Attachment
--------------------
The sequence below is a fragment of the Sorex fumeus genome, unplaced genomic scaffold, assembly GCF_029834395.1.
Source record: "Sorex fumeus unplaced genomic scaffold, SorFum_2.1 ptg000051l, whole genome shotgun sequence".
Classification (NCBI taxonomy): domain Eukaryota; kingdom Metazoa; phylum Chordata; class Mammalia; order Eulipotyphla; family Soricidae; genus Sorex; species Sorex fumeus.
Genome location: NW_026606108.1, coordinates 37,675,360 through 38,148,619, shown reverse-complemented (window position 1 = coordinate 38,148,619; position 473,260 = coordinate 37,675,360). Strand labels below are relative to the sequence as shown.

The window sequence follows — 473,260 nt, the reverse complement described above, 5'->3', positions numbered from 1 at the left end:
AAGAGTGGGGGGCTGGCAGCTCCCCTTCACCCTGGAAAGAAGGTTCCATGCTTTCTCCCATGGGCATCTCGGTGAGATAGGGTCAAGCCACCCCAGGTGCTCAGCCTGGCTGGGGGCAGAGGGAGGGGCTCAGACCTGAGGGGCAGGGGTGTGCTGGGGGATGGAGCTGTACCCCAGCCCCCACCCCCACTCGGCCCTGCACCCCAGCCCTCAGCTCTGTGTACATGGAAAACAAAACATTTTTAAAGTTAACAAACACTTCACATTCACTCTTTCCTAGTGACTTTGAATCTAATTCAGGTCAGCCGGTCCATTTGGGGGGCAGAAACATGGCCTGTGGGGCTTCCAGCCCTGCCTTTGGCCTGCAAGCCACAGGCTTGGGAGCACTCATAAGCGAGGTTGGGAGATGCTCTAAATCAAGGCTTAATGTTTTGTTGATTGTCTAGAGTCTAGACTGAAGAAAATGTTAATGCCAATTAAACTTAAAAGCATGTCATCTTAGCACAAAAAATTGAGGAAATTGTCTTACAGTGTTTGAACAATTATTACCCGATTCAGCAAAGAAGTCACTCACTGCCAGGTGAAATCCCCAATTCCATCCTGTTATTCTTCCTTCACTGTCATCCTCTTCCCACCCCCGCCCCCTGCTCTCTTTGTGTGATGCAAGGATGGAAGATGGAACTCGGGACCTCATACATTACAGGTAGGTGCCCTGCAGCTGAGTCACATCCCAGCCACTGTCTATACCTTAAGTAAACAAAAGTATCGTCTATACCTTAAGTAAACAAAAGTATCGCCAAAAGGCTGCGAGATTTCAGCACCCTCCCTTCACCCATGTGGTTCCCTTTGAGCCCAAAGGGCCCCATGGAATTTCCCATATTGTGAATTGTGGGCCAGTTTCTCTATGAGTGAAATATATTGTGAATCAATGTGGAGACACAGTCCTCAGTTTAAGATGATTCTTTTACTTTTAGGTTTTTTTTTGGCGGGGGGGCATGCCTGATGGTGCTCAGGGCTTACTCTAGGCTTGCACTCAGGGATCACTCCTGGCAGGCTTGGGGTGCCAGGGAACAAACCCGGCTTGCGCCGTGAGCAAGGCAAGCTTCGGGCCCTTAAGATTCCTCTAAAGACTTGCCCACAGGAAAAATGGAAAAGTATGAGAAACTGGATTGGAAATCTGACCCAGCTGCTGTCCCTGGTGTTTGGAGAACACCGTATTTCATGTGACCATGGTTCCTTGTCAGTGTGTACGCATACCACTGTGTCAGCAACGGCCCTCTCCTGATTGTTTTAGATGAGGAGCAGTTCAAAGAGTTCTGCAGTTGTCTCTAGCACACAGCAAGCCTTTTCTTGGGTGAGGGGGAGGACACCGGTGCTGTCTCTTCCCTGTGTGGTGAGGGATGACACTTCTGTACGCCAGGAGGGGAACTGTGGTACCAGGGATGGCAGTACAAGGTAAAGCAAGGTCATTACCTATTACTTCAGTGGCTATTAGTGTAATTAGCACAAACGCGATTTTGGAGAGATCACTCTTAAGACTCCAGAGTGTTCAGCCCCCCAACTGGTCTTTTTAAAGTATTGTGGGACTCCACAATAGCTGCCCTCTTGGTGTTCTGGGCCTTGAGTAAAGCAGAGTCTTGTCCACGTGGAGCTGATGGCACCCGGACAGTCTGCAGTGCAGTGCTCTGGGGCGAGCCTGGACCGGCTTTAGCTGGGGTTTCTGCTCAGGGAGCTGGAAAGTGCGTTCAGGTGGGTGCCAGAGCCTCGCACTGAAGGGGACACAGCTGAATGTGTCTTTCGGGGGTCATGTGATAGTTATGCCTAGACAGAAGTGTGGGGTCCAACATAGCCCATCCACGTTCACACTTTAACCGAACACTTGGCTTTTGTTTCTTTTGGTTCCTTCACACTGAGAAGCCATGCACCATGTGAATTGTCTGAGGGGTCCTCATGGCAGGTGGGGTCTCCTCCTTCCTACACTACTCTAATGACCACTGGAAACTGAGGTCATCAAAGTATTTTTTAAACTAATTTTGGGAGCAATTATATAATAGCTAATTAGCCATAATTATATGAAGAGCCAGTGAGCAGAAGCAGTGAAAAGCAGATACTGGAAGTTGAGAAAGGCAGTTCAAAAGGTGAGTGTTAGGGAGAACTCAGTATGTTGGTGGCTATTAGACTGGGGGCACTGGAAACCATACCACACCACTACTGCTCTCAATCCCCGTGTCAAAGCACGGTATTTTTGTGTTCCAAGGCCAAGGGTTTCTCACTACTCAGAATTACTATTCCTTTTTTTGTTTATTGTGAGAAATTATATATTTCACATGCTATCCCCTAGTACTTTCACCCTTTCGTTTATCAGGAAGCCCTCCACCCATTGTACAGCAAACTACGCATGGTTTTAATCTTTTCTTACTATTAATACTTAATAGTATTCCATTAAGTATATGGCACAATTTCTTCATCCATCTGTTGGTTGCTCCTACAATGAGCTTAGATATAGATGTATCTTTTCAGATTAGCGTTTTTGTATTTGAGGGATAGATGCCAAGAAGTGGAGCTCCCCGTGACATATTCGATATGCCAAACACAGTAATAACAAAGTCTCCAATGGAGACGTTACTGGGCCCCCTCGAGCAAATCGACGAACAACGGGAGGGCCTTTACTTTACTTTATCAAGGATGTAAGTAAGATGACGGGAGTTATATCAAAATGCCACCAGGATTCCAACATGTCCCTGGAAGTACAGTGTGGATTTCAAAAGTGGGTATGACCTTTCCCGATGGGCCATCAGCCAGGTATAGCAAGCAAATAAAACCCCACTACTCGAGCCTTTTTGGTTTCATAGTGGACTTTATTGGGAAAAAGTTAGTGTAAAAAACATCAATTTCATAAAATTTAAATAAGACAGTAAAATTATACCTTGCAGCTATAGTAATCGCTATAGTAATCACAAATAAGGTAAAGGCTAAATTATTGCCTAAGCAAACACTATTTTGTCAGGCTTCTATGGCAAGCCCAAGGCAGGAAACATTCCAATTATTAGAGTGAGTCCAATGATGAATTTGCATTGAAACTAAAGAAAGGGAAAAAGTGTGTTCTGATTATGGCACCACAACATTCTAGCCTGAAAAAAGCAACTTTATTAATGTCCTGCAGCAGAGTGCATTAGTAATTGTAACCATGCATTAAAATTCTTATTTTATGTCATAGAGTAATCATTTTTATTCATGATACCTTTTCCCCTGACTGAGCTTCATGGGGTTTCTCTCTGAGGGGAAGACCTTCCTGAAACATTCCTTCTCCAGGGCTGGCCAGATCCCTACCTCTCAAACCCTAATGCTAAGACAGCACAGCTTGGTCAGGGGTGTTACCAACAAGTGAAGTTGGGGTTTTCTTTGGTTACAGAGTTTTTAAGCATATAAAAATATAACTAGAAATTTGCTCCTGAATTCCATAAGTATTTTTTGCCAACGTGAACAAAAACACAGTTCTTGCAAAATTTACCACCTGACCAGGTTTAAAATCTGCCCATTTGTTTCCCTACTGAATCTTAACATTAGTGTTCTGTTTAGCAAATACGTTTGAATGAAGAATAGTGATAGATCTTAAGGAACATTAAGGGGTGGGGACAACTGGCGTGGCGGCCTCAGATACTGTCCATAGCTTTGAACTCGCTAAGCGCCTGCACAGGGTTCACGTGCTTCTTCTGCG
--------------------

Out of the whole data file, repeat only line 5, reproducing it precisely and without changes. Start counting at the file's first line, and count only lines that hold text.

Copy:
The window sequence follows — 473,260 nt, the reverse complement described above, 5'->3', positions numbered from 1 at the left end: